Case Western Reserve University nurse scientist Amy Zhang, who has long examined quality-of-life issues in cancer patients, wondered whether depression in African-American cancer patients has been under-recognized for treatment.
Accurately assessing depression in cancer patients is difficult in general because the physical symptoms of cancer and depression--low energy, lack of sleep and loss of appetite--are so similar.
"African-American cancer patients are often sicker and have more severe physical symptoms," said Zhang, PhD, an associate professor at Case Western Reserve's Frances Payne Bolton School of Nursing, "So I wanted to see if something was missing in how and what we were asking patients."
Among other important implications, identifying and treating depression in cancer patients is critical because those with a more optimistic outlook tend to live longer.
Zhang and her colleagues studied 74 cancer patients (34 depressed and 23 non-depressed African-Americans and 17 depressed Caucasians) at a Northeast Ohio medical center, hoping to identify depression symptoms in black cancer patients through group comparisons.
The participants had been diagnosed with early-stage breast or prostate cancers within the previous three years and were at least six months from their last treatment. They were asked a series of open-ended questions to measure depression.
Depressed African-American patients reported feeling irritable and wanting to be alone more frequently than non-depressed black patients--symptoms not usually described on the diagnostic test for depression. They also reported more insomnia, fatigue and crying more frequently.
Researchers also found that depressed African-American patients reported sad feelings less often than depressed Caucasian patients. Many black cancer patients didn't use the word "depressed" to describe how they're feeling, using instead such words as "feeling down," "gloomy," "low" or "blue."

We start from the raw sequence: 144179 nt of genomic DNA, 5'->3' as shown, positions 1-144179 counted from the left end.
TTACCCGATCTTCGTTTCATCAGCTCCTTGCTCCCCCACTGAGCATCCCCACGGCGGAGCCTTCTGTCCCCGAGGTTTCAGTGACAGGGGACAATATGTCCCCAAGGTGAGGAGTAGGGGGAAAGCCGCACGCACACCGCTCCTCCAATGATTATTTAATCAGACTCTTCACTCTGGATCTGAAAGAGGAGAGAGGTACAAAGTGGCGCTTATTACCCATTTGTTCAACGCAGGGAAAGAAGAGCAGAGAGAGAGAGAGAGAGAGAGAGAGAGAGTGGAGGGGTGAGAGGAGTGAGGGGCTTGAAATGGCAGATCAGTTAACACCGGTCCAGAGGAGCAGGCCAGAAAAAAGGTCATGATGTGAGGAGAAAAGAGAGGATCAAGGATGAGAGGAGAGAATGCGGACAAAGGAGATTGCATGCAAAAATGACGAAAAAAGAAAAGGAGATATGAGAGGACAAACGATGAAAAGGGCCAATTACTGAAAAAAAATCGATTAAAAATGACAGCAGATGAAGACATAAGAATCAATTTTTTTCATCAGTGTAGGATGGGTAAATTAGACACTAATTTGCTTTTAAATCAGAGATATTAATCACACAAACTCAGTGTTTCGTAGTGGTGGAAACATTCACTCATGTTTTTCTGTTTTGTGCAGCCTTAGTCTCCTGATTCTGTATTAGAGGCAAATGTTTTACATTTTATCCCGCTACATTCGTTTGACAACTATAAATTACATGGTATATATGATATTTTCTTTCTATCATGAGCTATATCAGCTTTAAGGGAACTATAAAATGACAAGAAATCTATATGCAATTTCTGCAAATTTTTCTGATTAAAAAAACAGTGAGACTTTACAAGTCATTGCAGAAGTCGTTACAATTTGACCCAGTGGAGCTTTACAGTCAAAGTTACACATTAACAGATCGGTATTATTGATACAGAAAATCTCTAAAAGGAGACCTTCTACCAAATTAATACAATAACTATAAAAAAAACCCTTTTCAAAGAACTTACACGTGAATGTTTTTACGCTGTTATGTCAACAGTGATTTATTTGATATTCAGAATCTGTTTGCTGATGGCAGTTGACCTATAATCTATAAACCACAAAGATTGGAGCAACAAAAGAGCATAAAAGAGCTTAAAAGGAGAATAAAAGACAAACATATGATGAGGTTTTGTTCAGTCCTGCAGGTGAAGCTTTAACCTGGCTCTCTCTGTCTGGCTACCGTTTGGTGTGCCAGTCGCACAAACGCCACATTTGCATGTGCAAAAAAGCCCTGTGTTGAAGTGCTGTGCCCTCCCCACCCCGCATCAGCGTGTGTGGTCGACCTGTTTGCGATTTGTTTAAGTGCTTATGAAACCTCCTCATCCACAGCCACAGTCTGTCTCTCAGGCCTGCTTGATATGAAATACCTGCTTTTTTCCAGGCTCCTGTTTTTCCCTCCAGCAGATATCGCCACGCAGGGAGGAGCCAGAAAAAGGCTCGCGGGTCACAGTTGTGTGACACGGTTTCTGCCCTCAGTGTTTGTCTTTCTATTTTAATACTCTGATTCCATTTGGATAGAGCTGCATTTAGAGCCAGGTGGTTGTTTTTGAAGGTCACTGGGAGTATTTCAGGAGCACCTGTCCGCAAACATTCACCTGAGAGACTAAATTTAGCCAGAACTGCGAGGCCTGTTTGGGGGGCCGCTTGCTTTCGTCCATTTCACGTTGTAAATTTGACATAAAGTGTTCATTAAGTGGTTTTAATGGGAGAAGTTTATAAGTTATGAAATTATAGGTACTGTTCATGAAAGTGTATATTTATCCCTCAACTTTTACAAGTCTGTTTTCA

"Because we don't use those words in standardized testing, we could be losing people with depression," Zhang said.
Their conclusion: Standard psychological tests are mainly based on responses from white patients. Therefore, black cancer patients may benefit from more culturally sensitive depression measures that consider irritability, social isolation and describing a down mood in ways other than feeling "depressed."
Given new clues to depression in black cancer patients may allow clinicians to more accurately diagnose and treat the disorder by asking new questions that specifically target such symptoms, Zhang said.
Next, Zhang hopes to begin testing a larger number of participants to see if using new culturally sensitive questions and descriptions of symptoms result in better diagnosis of--and treatment for--black cancer patients with depression.
Findings from the pilot study, conducted from 2006-09 and funded by the National Institute of Cancer of the National Institutes of Health (R03 CA115191-01A2), were recently posted online in the Journal of Mental Health article, "Exploration of depressive symptoms in African American cancer patients."
Faye Gary, EdD, RN, FAAN, the Medical Mutual of Ohio Kent W. Clapp Chair and Professor of Nursing at the Frances Payne Bolton School of Nursing; and Hui Zhu, MD, assistant professor of urology at the Case Western Reserve School of Medicine and section urology chief at the Louis Stokes Cleveland VA Medical Center, were co-investigators and co-authors on the study.